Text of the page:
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The collective push for a five-cent increase in September comes as sellers regain pricing power in the middle of hurricane season.

Posted by Staff

August 31, 2023

3 Min Read
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After a hectic first half of the month, spot resin trading maintained the more relaxed pace observed in last week’s Resin Price Report.

Prime polyethylene (PE) and polypropylene (PP) prices held firmly flat at the PlasticsExchange. The resin clearinghouse reported in its Market Update that it continued to see the bottom side of the spectrum shore up, as lower end buyers conceded to rising levels. A good number of railcars were sold to processors stocking up for the next 30 to 60 days, while ready to go packaged truckloads served more immediate, and in some cases urgent, needs. Some of the orders can be attributed to supplemental inventory buys as a hurricane-season buffer. Storm systems that hit the Pacific, Atlantic, and Caribbean fronts have had no impact on resin production, but at the time of writing, Tropical Storm Idalia could threaten the Gulf Coast and Florida.

Are exports being consumed or stockpiled?

The flow of fresh offers stayed slow, as producers seem to be circumventing the traditional reseller channels and selling more spot resin directly. The PlasticsExchange said it is seeing this trend in both domestic and export markets. Strong international demand for US resin has been absorbing much of the surplus resin that producers have sought to move. The question remains, however, if these cost-advantaged exports to Latin America, Europe, and especially China are actually being consumed or just positioned offshore for future sales?

PE volumes maintained their moderate yet relatively good pace from a week earlier, even as both buyers and sellers have taken a step back from their more aggressive activity seen earlier in the month, writes the PlasticsExchange. Prices for all PE grades were steady, holding at two cents above the market low established in July. Upstream inventories seem to be plentiful, but spot resin availability has been more limited — perhaps producers are holding back material, wonders the PlasticsExchange.

CP Chem declares force majeure

Well-priced wide-spec railcar offers, particularly high-density (HD) PE fractional melt, were hard to find as major resellers continued to grab available material to cover orders taken earlier in the month. There is some reduced output out of Orange, TX, following CP Chem’s force majeure a week earlier. There is also an HDPE production disruption in Canada. Linear-low-density PE Injection and Film remained the major movers for a third straight week at the PlasticsExchange trading desk, outshining sales for HDPE and low-density PE resins.  

Though not yet finalized, August PE contracts were trending toward a rollover, which would leave contracts up $0.03/lb for the year, according to the PlasticsExchange. More producers joined in the collective push for a five-cent increase for September, as sellers have begun to regain some pricing power. The increases are logically in place in case a major tropical storm or hurricane develops in the petrochemical producing part of the Gulf.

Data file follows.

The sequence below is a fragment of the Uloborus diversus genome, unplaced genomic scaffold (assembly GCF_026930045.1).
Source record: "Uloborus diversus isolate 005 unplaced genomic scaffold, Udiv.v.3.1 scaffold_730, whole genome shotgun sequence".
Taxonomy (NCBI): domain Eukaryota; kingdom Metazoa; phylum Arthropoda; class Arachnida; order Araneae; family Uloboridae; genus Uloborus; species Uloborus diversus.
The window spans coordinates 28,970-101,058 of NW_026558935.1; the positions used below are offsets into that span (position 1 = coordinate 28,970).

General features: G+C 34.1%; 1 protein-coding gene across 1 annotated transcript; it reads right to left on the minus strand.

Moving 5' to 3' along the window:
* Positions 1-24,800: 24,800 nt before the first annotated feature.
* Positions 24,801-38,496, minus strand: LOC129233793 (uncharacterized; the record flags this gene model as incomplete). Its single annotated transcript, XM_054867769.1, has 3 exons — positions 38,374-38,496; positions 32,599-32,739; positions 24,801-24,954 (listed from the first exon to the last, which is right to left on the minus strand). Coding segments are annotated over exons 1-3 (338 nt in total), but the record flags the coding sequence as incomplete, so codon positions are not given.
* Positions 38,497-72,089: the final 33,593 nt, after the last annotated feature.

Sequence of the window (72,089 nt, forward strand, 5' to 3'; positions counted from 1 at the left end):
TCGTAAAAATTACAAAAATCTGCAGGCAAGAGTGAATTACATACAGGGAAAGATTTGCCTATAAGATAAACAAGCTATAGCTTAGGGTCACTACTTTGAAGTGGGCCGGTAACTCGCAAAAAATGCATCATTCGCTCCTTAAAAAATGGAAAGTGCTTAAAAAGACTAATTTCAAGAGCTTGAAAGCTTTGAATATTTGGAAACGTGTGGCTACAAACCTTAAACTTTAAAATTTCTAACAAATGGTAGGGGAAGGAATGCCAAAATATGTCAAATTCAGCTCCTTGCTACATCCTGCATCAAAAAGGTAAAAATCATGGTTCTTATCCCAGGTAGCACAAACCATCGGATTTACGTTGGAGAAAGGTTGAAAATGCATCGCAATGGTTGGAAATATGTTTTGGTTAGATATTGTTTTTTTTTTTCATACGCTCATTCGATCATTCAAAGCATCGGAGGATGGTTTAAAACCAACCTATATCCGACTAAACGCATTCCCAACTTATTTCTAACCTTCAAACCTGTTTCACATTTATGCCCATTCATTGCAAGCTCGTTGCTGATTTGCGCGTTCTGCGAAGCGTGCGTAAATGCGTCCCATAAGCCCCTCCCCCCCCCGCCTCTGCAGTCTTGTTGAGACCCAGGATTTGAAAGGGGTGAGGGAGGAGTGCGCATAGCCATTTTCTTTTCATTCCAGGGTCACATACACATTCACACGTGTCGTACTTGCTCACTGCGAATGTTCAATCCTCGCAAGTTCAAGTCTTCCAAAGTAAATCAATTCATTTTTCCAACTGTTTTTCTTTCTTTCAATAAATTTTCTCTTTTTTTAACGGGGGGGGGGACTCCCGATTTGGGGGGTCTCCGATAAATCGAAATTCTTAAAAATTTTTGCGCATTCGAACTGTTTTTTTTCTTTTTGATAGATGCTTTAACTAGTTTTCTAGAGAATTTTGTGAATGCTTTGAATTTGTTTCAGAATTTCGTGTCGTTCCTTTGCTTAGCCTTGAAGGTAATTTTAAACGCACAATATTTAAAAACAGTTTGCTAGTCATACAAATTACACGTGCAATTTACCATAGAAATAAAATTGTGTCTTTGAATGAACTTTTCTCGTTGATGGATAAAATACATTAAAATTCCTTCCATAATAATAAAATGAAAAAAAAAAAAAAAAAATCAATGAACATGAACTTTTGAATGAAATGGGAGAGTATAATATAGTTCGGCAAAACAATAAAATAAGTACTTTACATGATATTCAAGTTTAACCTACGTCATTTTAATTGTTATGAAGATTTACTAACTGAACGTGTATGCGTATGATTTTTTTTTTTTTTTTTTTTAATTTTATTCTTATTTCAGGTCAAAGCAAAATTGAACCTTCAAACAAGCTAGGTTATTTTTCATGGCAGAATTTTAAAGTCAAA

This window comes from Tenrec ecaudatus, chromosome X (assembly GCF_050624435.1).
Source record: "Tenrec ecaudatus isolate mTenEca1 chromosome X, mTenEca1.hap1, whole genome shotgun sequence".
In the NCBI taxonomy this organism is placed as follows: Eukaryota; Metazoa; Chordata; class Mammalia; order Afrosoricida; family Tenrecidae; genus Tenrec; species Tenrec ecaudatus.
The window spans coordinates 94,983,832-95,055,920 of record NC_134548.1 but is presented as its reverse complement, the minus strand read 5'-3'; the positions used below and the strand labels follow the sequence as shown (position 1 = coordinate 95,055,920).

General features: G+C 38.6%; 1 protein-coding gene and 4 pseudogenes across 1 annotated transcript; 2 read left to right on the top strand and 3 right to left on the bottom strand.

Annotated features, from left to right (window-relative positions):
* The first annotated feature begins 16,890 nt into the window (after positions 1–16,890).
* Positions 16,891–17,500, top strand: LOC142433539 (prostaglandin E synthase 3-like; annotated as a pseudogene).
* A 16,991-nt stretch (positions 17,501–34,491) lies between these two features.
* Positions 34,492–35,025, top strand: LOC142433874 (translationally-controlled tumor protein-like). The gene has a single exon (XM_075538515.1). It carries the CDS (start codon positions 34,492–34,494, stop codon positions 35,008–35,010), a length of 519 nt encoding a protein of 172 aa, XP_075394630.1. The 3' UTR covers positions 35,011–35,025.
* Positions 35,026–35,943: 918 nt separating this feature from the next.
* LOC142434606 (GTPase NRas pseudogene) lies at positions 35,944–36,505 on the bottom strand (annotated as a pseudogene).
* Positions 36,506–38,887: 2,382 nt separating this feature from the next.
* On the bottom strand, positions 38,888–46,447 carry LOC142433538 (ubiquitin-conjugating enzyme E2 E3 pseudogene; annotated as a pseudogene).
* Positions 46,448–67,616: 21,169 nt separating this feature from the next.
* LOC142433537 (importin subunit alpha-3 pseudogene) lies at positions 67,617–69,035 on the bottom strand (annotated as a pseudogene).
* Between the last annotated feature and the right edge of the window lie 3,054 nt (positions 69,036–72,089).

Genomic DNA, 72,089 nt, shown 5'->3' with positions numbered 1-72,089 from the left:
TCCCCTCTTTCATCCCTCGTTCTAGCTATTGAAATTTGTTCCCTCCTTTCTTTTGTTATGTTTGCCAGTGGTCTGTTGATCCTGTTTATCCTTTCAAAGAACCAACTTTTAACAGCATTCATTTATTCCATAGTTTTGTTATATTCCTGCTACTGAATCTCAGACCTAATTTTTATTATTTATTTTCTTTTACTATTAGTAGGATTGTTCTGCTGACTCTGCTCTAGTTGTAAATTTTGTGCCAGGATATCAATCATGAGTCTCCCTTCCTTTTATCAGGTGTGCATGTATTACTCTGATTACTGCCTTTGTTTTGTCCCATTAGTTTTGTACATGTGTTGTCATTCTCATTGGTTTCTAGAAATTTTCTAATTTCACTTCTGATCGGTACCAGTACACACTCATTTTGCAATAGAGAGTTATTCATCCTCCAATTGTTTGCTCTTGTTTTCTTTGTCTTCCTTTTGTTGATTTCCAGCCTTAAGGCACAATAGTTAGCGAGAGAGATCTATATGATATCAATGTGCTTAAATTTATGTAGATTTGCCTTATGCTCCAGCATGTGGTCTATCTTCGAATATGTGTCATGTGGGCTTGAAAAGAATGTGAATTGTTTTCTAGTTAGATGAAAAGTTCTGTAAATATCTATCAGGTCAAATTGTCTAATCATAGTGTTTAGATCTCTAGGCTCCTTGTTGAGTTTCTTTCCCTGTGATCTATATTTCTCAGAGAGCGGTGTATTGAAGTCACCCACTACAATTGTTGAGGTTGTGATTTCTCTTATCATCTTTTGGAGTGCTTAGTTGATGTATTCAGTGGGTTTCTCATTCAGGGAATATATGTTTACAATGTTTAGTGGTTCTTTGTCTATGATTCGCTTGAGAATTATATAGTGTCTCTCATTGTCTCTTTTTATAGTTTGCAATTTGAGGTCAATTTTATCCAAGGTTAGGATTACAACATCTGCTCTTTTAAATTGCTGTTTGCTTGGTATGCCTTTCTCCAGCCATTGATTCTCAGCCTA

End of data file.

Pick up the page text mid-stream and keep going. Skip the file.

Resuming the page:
PP resin prices stay flat

PP trading was solid and prices held flat for the second week in a row, maintaining their two-cent bump over cycle lows. Demand chased limited availability, and producers have ratcheted up their asking price over monomer costs in the spot market, hoping to implement a margin-enhancing $0.03/lb increase for contracts. 

Prime copolymer PP was the main mover. The PlasticsExchange said it has also seen growing interest in homopolymer PP resin from both domestic and Mexican buyers. Supply and demand seem to be balanced, leaning toward a shortage in supply. While the bottom part of pricing has continued to firm, aside from certain hard-to-find grades like copolymer PP High Flow and 20 melt No Break, the top side of the market has not advanced any further, according to the PlasticsExchange. Reseller stocks of packaged PP resins have been very tight and some restocking efforts have been observed.

August polymer-grade propylene (PGP) contracts are heading toward a one-cent decrease and PP resin prices probably will follow. The PlasticsExchange said, however, that it can also see justification for flat PP contracts, which would be recognizing a penny margin gain. At least one producer, Formosa, has come out with another proposed September increase of $0.02/lb for homopolymer PP and $0.04/lb for copolymer PP.

Read the full Market Update, including news about PGP pricing and energy futures, on the PlasticsExchange website.

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